American Numismatic Association meeting here

American Numismatic Association curator Douglas Mudd places a 1792 "half disme" into a display. It was the first coin authorized by President George Washington.
American Numismatic Association curator Douglas Mudd places a 1792 "half disme" into a display. It was the first coin authorized by President George Washington. (TOM GRALISH / Staff Photographer)
Posted: August 08, 2012

Philadelphians, search your closets, couch cushions, attics and basements. If you find any odd-looking money, bring it down to the Convention Center - you may have struck gold.

If you're lucky, you might wind up like the Walton family of Virginia. For more than 40 years, the Waltons kept an uncle's weird nickel stowed in a closet. In 2003, they took it to an American Numismatic Association (ANA) convention, where it was deemed to be one of the rarest and most valuable coins in U.S. history.

That coin - the Walton specimen 1913 Liberty Head nickel - is now worth $5 million. It's one of the highlights of the World's Fair of Money, held this week at the Convention Center.

For coin and paper money collectors, the festival is an opportunity to network, buy, sell, trade, and brag about their favorite acquisitions. For the public, it's an opportunity to see thousands of pieces of history, worth well over $1 billion.

So what made that 1913 nickel so valuable? It's one of only five - and none of them was supposed to exist. The Liberty Head design was to be retired after 1912. Someone at the Mint erred, very briefly, in printing the new date on the old design.

The convention marks a homecoming of sorts for the Liberty Head nickel and many other showcase pieces. As the site of the first U.S. Mint, Philadelphia is one of the most important cities in American numismatism.

The first coin authorized by the first U.S. president was struck here, before the U.S. Mint itself had been minted. That proto-nickel, known as a "half disme" (pronounced "deem," an early spelling of dime), was born in the cellar of sawmaker John Harper's shop on Cherry Street between Fifth and Sixth Streets in 1792.

"This is the predecessor of all predecessors," said Steven L. Contursi, a collector from Irvine, Calif., who donated the half disme to the ANA. The silver was donated by the Washingtons themselves, and was rumored to come from Martha Washington's silverware.

Tom Hallenbeck, president of the ANA, said the coin, one of 1,500 half dismes struck in July 1792, was recently appraised at $220,000.

"They were personally presented by mint director David Rittenhouse to then-Secretary of State Thomas Jefferson," Hallenbeck said.

The half dismes, featuring Lady Liberty on one side and a slightly awkward flying eagle on the other, were not intended for circulation. Instead, they were given to foreign dignitaries as a symbol of validation for our nascent country.

In addition to coins, the convention features some very pricey paper - like a sheet of $100,000 bills (with President Woodrow Wilson on the front) printed in 1934 for the sole use of banks, or two sheets of $10,000 bills (with Salmon P. Chase, Treasury secretary under President Abraham Lincoln and later chief justice of the United States) that were intended for public circulation.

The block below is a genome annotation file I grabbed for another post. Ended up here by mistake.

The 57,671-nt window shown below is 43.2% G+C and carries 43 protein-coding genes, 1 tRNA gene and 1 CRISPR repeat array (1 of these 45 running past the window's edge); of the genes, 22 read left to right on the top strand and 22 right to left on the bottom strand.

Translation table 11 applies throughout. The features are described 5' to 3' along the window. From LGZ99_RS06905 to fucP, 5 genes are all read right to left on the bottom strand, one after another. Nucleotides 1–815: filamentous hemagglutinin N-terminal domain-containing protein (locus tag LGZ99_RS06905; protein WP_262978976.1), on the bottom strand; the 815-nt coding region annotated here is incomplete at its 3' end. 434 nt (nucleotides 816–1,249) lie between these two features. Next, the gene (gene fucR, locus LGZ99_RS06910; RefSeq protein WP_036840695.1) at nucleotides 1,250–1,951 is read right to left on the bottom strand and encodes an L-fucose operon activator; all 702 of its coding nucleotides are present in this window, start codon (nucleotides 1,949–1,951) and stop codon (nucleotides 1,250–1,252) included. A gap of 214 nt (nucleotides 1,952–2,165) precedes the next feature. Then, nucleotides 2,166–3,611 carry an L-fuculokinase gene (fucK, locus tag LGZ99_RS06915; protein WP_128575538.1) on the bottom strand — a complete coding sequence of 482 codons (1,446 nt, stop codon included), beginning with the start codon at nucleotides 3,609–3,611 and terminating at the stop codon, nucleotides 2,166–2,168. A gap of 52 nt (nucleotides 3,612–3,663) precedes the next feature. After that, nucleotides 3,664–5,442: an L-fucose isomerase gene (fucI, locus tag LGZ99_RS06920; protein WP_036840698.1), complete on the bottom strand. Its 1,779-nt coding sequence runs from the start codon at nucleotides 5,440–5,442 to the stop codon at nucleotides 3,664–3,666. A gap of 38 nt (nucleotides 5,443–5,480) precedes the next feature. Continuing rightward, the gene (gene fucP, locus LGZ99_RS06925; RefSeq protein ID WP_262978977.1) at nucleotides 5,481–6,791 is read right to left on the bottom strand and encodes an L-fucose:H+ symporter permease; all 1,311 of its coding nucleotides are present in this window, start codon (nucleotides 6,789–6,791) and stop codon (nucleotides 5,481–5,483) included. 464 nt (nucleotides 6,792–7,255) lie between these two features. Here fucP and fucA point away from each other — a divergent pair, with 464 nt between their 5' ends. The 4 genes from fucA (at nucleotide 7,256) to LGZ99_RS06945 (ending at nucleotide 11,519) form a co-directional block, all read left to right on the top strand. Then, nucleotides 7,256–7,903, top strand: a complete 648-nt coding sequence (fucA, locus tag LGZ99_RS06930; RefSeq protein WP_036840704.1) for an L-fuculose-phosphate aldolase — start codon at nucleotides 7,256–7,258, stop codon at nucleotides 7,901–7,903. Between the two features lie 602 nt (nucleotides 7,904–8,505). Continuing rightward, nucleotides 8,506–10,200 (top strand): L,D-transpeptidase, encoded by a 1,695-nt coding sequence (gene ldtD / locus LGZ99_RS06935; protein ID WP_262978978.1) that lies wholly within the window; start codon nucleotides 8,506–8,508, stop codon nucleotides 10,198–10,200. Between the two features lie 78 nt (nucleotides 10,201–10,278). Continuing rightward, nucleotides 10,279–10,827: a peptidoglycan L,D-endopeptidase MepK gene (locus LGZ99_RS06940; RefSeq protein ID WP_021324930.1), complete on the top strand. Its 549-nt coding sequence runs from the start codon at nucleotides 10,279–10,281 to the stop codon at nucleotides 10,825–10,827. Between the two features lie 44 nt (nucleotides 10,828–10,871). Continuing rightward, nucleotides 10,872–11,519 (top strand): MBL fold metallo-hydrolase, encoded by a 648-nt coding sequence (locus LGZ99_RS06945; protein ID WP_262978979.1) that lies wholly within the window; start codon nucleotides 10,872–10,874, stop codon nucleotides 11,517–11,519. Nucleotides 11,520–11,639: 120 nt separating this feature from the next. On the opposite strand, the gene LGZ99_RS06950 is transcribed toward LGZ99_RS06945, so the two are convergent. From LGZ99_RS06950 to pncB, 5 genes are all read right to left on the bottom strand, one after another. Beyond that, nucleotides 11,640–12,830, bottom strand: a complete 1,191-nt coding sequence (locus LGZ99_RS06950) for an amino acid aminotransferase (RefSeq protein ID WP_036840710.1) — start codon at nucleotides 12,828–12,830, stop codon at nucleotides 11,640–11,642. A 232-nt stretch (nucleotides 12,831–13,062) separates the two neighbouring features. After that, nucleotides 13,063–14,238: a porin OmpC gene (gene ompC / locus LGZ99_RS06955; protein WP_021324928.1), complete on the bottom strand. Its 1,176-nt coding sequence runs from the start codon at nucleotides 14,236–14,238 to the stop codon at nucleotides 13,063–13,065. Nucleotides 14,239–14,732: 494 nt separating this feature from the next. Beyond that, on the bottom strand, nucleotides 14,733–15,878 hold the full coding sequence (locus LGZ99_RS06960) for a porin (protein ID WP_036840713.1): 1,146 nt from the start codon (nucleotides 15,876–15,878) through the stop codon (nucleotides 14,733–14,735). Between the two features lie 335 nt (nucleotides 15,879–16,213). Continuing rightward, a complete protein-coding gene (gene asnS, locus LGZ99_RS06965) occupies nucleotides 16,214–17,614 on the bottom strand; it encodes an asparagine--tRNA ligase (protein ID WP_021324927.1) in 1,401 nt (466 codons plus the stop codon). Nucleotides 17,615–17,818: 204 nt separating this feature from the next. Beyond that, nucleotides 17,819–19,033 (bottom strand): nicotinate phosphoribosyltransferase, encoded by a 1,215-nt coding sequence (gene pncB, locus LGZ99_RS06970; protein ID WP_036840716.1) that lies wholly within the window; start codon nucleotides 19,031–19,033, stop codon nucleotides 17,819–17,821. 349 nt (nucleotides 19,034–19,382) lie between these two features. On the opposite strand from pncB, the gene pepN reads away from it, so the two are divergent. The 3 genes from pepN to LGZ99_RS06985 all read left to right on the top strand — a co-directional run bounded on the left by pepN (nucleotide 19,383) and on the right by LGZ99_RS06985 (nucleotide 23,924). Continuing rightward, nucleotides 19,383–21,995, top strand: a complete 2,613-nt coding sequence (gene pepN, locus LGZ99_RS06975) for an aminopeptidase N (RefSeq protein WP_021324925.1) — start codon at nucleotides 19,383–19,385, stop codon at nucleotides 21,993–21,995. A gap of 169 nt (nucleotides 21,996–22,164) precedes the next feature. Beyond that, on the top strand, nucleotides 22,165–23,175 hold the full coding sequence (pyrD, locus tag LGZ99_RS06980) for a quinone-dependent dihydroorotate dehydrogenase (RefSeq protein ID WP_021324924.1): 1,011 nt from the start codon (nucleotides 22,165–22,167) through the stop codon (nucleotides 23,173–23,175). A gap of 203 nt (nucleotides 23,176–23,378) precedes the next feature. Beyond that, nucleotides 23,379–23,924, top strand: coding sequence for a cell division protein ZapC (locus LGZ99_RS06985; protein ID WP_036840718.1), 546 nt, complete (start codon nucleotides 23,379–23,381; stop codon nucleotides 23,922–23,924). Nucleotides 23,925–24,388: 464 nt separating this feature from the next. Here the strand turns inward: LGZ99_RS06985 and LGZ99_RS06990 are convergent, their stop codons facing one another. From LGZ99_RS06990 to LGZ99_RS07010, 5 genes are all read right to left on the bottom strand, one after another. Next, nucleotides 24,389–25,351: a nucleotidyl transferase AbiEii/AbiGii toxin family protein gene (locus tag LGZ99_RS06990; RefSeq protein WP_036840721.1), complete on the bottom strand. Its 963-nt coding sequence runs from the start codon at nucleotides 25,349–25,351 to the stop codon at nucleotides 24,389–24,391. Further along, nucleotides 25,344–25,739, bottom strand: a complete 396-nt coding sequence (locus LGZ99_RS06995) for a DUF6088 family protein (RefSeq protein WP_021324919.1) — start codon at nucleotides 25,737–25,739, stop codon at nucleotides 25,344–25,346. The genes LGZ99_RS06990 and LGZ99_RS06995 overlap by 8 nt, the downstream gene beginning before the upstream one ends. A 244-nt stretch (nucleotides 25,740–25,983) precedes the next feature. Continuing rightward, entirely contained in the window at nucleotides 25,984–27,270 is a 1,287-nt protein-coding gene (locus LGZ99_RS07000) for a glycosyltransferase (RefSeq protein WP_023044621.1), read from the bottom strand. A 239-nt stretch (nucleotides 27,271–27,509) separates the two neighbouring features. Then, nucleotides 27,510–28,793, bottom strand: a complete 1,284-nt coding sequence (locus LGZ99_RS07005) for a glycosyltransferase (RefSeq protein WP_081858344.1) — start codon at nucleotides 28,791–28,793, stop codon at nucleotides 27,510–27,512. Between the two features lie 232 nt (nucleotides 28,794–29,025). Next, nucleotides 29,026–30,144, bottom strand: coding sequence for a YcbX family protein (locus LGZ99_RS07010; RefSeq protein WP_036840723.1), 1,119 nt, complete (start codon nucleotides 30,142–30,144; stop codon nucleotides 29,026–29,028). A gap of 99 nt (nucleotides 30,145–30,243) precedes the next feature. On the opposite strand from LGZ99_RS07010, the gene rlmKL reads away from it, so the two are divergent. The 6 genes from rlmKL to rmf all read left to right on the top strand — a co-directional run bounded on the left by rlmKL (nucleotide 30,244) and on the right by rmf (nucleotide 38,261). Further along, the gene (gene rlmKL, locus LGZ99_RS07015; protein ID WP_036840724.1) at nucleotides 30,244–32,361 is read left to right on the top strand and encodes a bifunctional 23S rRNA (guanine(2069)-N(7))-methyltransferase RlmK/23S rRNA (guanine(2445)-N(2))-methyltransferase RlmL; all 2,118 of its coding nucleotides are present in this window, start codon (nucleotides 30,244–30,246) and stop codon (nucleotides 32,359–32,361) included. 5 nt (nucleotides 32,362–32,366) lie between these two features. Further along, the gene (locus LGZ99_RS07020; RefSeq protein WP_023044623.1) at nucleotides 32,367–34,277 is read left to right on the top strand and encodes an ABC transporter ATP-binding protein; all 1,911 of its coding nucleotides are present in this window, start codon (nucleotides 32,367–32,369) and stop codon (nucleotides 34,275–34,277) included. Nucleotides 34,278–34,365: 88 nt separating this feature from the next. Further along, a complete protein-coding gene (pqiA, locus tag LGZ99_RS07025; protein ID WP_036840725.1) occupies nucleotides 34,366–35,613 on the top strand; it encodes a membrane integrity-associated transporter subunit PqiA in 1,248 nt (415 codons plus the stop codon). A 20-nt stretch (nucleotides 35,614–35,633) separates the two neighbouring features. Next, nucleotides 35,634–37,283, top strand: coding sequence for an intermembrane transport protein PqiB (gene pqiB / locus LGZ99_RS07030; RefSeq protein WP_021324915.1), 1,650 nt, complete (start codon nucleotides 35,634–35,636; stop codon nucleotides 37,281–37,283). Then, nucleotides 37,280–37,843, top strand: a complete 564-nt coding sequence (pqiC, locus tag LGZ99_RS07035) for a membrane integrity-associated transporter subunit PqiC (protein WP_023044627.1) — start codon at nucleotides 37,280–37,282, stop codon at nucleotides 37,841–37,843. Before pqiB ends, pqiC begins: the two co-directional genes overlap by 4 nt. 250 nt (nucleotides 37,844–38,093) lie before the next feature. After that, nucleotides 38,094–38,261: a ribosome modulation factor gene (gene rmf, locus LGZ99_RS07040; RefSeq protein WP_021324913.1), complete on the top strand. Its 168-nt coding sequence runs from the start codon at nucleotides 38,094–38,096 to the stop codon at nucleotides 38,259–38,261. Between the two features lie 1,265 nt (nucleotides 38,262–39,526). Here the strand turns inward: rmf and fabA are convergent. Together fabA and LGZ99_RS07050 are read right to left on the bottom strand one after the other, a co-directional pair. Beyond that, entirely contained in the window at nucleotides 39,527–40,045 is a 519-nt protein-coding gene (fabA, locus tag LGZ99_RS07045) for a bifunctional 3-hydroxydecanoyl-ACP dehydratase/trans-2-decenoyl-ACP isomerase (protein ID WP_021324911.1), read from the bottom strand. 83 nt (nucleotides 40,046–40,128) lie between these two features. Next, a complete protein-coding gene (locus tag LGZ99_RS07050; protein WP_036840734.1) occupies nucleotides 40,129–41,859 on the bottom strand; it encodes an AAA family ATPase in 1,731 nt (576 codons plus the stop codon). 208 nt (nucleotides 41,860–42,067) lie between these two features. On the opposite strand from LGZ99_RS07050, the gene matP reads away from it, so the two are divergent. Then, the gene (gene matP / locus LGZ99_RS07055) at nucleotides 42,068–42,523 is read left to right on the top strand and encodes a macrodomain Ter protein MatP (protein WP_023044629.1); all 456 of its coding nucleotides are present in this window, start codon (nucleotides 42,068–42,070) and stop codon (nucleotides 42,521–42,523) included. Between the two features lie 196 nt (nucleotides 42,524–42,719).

Today, the United States doesn't print any bills larger than $100.

The Bureau of Engraving and Printing is also displaying a Lincoln-era hand-crank "spider" press and an "elephant" press that is still used to produce facsimiles of the Declaration of Independence.

The copies are printed using the intaglio technique on a plate that was hand-engraved in the 1930s. Ink is pressed into the grooves in the plate, and then the surface is cleaned off. The plate and paper are compressed together until the paper soaks up all the ink, leaving a clean, crisp, and beautifully textured document. It's such a delicate process that the most skilled printer can make, at most, 25, copies a day.

Hallenbeck, the ANA president, said one of the exciting aspects of the convention is seeing different regional treasures. He's from Colorado, where they see "a lot of silver dollars. Out here, there's a lot of colonial copper."

His son Spencer, 11, is most excited to see the foreign currency displays - and not just for the bright colors and exotic pictures.

"Normal U.S. money you see every day. You lose what goes into it, the art and the work," Spencer said. "Foreign money is interesting and different, you notice the beauty right away."

Spencer is working as a page at this convention - cleaning cases, running errands, getting coffee or soda for the booth operators. His father said pages usually earn a couple hundred dollars for their work, and get discounts to start building their own collections.

Jesse Lipka, a dealer and collector from Clinton, N.J., said he loves taking time out to teach young people about his pieces. "There's no future in this hobby unless kids get interested," he said.

The exhibit is open to the public 10 a.m. to 5:30 p.m. Tuesday through Friday, and 10 a.m. to 4 p.m. Saturday. Tickets are $6, but children under 12 get in free.

In honor of the convention, the Mint is extending its tour hours until 7 p.m., and will stay open on Saturday to accommodate the increased traffic.


Contact Jessica Parks at 215-854-2771 or jparks@philly.com.

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